The shit never ends. And truth is irrelevant. First, I’m kidnapped at gunpoint by a guy wearing a dime store Afro wig who’d smeared his face with ManTan, the orange gel pooling in his pitted skin. He’d shoved my butt into the back of the prisoner van along with Ruff, the medic, who was practically passing out on me. Thompson, the meth addict prisoner that Ruff and I had been set to haul back to the joint, had his manacled hands on the wheel of the rusting transport van, backing out of the medical office parking lot. Everything was too bright, the color of the sky wrong, a flashback from a bad acid trip. Sunlight broke into jagged shining shards, spilling through the windows of the old van. My breath quickened, my gut felt like I’d swallowed ice cubes. Somewhere above us, a crow cawed, a warning cry rattling in its throat. The transmission clunked and churned like a spoon caught in a garbage disposal as the van rolled toward the street. I immediately thought, Fuck. Onion Field. You know, the one where the two night shift LA cops get kidnapped by a couple low-life robbers who drive them to the middle of a frickin’ onion field out by Arvin or one of those godforsaken San Joaquin Valley towns where the kidnappers plug one cop execution-style, but the other one runs off and hides between the furrows and survives only to have such a horrendous case of PTSD and survivor’s guilt that his marriage disintegrates, gets fired by the LAPD, and becomes a quivering mass of nerves for the rest of his life. Except in my case, I was pretty sure our two abductors were gonna drive us out to some deserted back road in West Marin where they’d head-shoot the medic and then rape and sodomize me. I could almost feel the cold metal of the gun barrel against my scalp, hear the pull of the trigger, see the final blaze of light. That ugly scenario galloped through my brain as I was staring into the business end of Mr. ManTan’s shotgun—which poked through the grates in the metal barrier separating the front seat from the secure compartment where Ruff and I were imprisoned. I should’ve been worrying about how to escape (well, I was but my ideas all sucked) instead of listening to my monkey mind that was currently shouting, Why did I ever take this job? I meant both the prison guard job and this particular assignment—the community medical transport—the one that was about to get me raped and killed. “Easy money,” the sarge had said as I was scooting out the front gate at 7 a.m. after eight hours in the AC—the Adjustment Center, where Quentin’s badass prisoners whiled away their time thinking of ways to kill or maim staff when they weren’t busily sharpening shanks on the concrete floor of their cells or rolling up magazines and newspapers and tying them with torn state-issue bedsheets to make a spear handle so they could zap you as you pushed the breakfast cart past each cell, taking orders like you were still working in that coffee shop back in college. Once again, I’d made it out of the AC unscathed. No one had even tried to gas me, although a couple mornings before the guy in 1-29 threw a milk carton of urine fermented shit through his cell bars just as I was approaching. His timing was off and he missed both me and the cart’s open metal trays of congealing eggs and grease-coated hash browns. The sarge’s offer, “Two hours overtime—transport a low-custody inmate—I can pay you for four,” stopped me. I’d been working extra shifts so I could join my boyfriend in Europe the next month. All I wanted to do was make a little extra money, and now I was not only going to die, but get fucked at gunpoint. And I’d never see Paris. Turned out that luck was on my side; our abductors were more interested in fleeing than fornication. They stopped in the rear of the medical building parking lot, tore out the van’s two-way radio and ordered us to hand over our whistles before they skedaddled. The medic and I were locked in the prisoner compartment like a couple doofus Keystone Kops for a half hour until we were liberated. Back at Quentin, in the middle of writing the escape report, an idea zipped into my brain and popped out of my mouth. “I’m pretty sure the accomplice, the man with the gun, is a recent parolee,” I told the chief deputy warden. Don’t ask me why I thought that—feminine intuition, I guess. Not that I could ever mention “intuition” in the macho world of a men’s max security prison. Turned out I was right about the prisoner’s rescuer—a biker-looking white dude named David Hunt who must’ve spent a good ten bucks of his gate money at the local discount Halloween shop buying that pathetic disguise. I probably had PTSD after the abduction, but I was pretty good at denial. What I wasn’t good at was dealing with the crap I got when I showed up at work the next day. Say what you will, the rumor mill at Quentin is better than a Hollywood gossip column. People have the dirt on you seconds after something kicks down. The story line was frequently garbled—but that hardly mattered. So I’m scuttling across the chapel yard, when two male cops holler at me. “Say, Holmstrom, we heard what happened the other day.” For a second I deluded myself into thinking I might be getting a little sympathy after my brush with death. From the looks of those two beer-bellied good ol’ boy types, that seemed unlikely, but some Pollyanna part of me was hopeful. The taller dude eyeballed me. “So why didn’t you shoot the guy?” Huh? I exhaled. “I didn’t have a gun.” Was this jerk blaming me for my own kidnapping? “Well, I would’ve shot him.” “Hard to do when you don’t have a gun.” Somehow this was my fault. I shook my head, trying to eject his absurd notion. “Not to mention that he had his gun pointed at me.” “Well, I would’ve fought.” The second guy chimed in, “Yeah, I never would’ve gotten in the van.” “Well, you two would’ve ended up dead on the pavement.” I walked away, wondering if testosterone poisoned men’s brains so bad that they invented ridiculous ideas they were compelled to share with others. A few months later, back from my European adventures, I got called to the chief deputy warden’s office where seven stone-faced silverbacks, the prison honchos, informed me that the escapee and accomplice had been apprehended after a robbery spree in Washington state—apparently putting the Discount Mart disguise to good use—and were now in the local jail. A snitch told one of the jailhouse sheriffs that Hunt had ordered a hit on me, was offering fifteen hundred bucks to have me eliminated so I wouldn’t testify against him about the escape. I guess he wasn’t worried about the medic, figured he’d fold. That was the start of six months of hell, waiting for some contract killer to pop up from behind a trash can or whip out his Glock in the middle of Petrini’s while I dodged bullets by ducking behind a display case of Belgian chocolates and Veuve Clicquot champagne. My mouth broke out in sores; I had insomnia and night terrors. I moved into on-grounds housing and was given a gun tower job—all for my own protection I was told—forbidden from revealing the reason why I got a water-view home with cheap rent and an assignment with weekends and holidays off. In the minds of my fellow cops, I must’ve been carrying on with one of the suits—the administrators—to get all those goodies. Swell, not only was I in mortal danger, I might be nominated for Quentin’s Slut of the Month. Then came the lineup; turns out I wasn’t going straight to court on the Hunt case. The medic and I had to ID the sucker first. Let me tell you, it wasn’t anything like those TV police dramas where the victim stands behind one-way glass peering at a series of perps, picking out her assailant. Nope, we were in an auditorium amongst scattered chairs, the medic and I far apart so we couldn’t influence each other. Eight jail inmates shuffled in, no cuffs or shackles, lined up in the front of the auditorium about thirty feet away. I’d been mere inches from the accomplice during the abduction, would never forget his ice green eyes as cold as a Dakota winter road. Or his acne-scarred face. But I couldn’t see shit from where I was seated. This was like one of those eye tests where the bottom lines resemble a column of crawling ants. How could I tell which one of these guys was Hunt? I stared, trying to make out eye color, discern pitted skin. It didn’t occur to me to ask to get closer. Was I afraid Hunt would attack me? Nah, too damn mad about the whole death threat and the gun in my gut. After all, if I was allowed to get out of my seat and inspect these clowns face-to-face, the DA would’ve told me. Wouldn’t he? Despite the distance, I eliminated everyone except a guy in the middle—that had to be Hunt. “It’s that one,” I told the DA. He nodded, crossed the auditorium to talk to Ruff, the medic. Then it was over, the inmates walking back to the main jail. Sinking back in the flimsy folding chair, I focused on mindful breathing, grateful to be finished. I’d be a great witness at trial, I could remember every detail about the abduction, Hunt’s bright green outdoor jacket, him arguing with inmate Thompson about whether to tie us up, the kidnappers yanking out the van’s two-way radio, the mike dangling on its frayed cord like a corpse swaying from the gallows. Imagining Hunt shrinking in the defendant’s chair as the judge imposed the maximum sentence, I barely heard the DA return. Ruff was gone—out a side door. The DA asked me, “How sure are you of your identification?” Turns out the medic and I picked different people. I guessed Ruff hadn’t picked Hunt. I hesitated. I could’ve been 100% sure if I’d been closer, but it was too late. “Seventy, maybe eighty percent.” I should’ve lied. Telling the truth wasn’t working for me. The DA shook his head. “That’s not enough. We won’t prosecute.” I wanted to scream or cry, maybe grab the DA by his starched Van Heusen shirt collar and demand he bring Hunt to trial, give me a chance at a better look. But I didn’t. Instead, I just turned and walked out, pissed at myself that I’d let Hunt get away with nearly killing me—twice. The auditorium door thudded closed behind me with absolute finality. Even the escapee’s trial was a fiasco. Inmate Thompson got some fancy lawyer who waved his ten-carat pinky ring around like a hypnotist’s pendulum. He mesmerized the jury, insisting the prisoner had been abducted. “My client had a gun pointed at him, he had no choice—he was forced to flee.” The state attorney wasn’t familiar with the case, failed to refute the absurd argument about Thompson being kidnapped. How come the truth kept getting buried under piles of horseshit? Thompson got a reduced charge and a measly couple more years tacked on to his sentence. This was really pissing me off. But the drama was finally finished—no more PTSD, no more death threats, no stupid rumors or bullshit comments from my fellow officers. It had taken a year, but it was all over. I was wrong. BJ Madden body-blocked me one day on the way down to the staff parking lot at the end of my shift. “Hey, girlfriend, we’d heard you were involved with an inmate.” She gave me that “you can confide in me” look—the one women use when they want a friend to ’fess up. Except BJ wasn’t my friend, just another woman prison guard. Nearly dropping my lunch pail, I’d stumbled backward. “What are you talking about?” Not that I couldn’t guess—this had to involve the death threat last year—the “secret shit” I wasn’t supposed to talk about. BJ put her hands on her hips. “Come on, you know.” Below us, seagulls squabbled over a gutted Styrofoam container that once held a lunch special—a lard burger and soggy fries. BJ cocked her head. “Back last March, when the security squad drove you off in the back of a car, everyone figured they were hauling you to Marin county jail for booking.” “Jail? For what?” “Overfamiliarity.” She smirked. “Getting it on with an inmate.” The metallic grinding of gears of a nearby car made me flinch. I laid a nasty face scowl on BJ. “Oh please. Gimme a break.” “Well, you were in the back of a cop car.” This was like being on the receiving end of an inept lie detector test. “Look it, girlfriend,” I drew out “girlfriend” like a piece of wet chewing gum, “I drove my own car home; the goon squad was following me for protection.” Nearly choking on “protection,” I recalled the three gooners stomping around my apartment like they were checking the floorboards, saying “OK” and driving off into the deepening night. There was nothing OK about sitting alone waiting for some contract killer to crash through my back door. “Honestly, everyone was sure you’d been busted.” BJ threw me that skeptical big sister look she probably used on inmates when they were trying to play her. “Well, they were wrong.” I slapped my thigh with my free hand. What was this crap? Didn’t the truth count? “It sure looked suspicious.” “Look it, BJ,” I dropped the girlfriend pretense. “You know perfectly well that if I’d been busted, I wouldn’t have shown up at work the next day. And my picture would’ve been at the count gate with a poster saying ‘Administrative Leave, not allowed on prison grounds.’” “Well, no one knew where you was.” Sighing, I let the bay’s salty scent fill my nostrils, erasing the day’s sensory memories of sweat, shit, and state food. True, last year after the suits told me about the death threat, I’d been hidden out in an isolated perimeter gun tower, far from any inmates, mysteriously gone from my prior assignment on the upper yard, then sent to headquarters in Sacramento for safekeeping. Except for the higher ups, no one really knew why or where I’d gone. “I wasn’t in jail. That’s for sure.” I poked at a hunk of broken concrete with the toe of my boot. Why was BJ asking all this if she wasn’t gonna believe me? BJ stepped closer. “Like I said, it looked bad. You can understand that, can’t you?” I snorted. “No, this is all bullshit.” Just wonderful—my fellow cops thought I’d been fucking an inmate, when a parolee had been plotting my death. Sometimes I hated this place. Aside from the stickings, harassment, general filth, and persistent weenie whackers, the out-of-control rumor mill was enough to give me a permanently jaundiced view of the human race. The death threat had evaporated, the trial was over, but the absurd gossip wasn’t going away. Apparently, the half-life of a good rumor was infinite. Truth be damned.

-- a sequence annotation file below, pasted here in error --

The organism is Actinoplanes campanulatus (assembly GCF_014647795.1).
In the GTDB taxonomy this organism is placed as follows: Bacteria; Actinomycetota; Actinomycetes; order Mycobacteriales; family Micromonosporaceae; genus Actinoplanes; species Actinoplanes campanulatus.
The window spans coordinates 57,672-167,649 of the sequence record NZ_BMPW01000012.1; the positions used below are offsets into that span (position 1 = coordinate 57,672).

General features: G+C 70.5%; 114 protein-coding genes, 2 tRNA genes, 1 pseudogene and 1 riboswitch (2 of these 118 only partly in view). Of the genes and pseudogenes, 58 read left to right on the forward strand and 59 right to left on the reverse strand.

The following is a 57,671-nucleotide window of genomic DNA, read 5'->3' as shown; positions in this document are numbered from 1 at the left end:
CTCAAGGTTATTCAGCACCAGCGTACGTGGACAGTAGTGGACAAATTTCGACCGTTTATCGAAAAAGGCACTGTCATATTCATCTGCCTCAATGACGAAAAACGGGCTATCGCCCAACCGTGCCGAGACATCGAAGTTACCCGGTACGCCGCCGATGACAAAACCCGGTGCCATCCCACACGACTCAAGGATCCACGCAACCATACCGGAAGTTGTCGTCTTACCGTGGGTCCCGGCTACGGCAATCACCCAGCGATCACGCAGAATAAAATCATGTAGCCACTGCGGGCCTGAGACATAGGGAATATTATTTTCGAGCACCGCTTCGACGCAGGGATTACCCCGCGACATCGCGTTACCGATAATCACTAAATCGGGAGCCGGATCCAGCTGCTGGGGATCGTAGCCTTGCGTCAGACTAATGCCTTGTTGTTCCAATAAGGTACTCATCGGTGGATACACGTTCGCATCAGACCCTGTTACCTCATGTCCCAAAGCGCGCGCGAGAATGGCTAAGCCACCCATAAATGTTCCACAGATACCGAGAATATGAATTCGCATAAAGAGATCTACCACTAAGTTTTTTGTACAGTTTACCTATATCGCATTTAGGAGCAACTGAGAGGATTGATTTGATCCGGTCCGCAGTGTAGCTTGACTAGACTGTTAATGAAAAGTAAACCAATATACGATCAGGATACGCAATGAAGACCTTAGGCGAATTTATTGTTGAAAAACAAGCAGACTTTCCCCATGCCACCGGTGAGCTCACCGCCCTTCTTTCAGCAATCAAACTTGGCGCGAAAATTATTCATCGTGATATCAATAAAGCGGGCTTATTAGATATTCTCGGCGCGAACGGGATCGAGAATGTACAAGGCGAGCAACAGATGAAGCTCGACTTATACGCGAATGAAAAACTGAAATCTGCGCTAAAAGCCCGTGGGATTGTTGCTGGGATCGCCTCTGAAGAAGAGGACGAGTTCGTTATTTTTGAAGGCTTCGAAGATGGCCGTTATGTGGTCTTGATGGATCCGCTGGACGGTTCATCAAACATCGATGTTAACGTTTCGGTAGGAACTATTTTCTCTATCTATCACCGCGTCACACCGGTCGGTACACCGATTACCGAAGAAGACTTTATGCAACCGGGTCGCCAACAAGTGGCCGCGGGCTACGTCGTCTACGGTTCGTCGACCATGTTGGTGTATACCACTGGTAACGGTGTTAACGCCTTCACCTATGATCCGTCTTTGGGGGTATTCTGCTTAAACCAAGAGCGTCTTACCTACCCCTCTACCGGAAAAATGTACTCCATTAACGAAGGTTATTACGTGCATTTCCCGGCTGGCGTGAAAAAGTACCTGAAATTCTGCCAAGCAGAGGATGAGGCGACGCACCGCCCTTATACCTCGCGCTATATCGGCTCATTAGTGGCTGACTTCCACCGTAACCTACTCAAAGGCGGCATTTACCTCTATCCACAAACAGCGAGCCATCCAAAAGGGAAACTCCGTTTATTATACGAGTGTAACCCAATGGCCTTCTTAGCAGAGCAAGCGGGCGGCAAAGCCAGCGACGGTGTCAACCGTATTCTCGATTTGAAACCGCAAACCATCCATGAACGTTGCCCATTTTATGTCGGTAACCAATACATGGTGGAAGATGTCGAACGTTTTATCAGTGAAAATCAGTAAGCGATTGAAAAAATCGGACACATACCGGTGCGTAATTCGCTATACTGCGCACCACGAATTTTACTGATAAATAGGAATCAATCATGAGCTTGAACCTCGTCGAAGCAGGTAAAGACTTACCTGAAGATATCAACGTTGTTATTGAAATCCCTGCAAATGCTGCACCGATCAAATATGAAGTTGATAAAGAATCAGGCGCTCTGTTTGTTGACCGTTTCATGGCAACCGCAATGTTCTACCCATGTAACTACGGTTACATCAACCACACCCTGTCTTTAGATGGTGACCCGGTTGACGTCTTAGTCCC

-- Christine Holmstrom’s work has been published in Bernie Siegel’s book, Faith, Hope, and Healing. Several of her essays and nonfiction stories have been published in Gulf Stream, The Penmen Review, and The Sophia Foundation Starlight Journal. Christine attends a weekly critique class with poet Rae Gouirand. She is currently working with writing coach Susan Sutliff Brown. Christine’s personal journey took her from naive Berkeley student to prison guard at San Quentin—where she was promoted to supervisor, and later, counselor for condemned inmates. Now retired, Christine is writing a memoir about her prison years.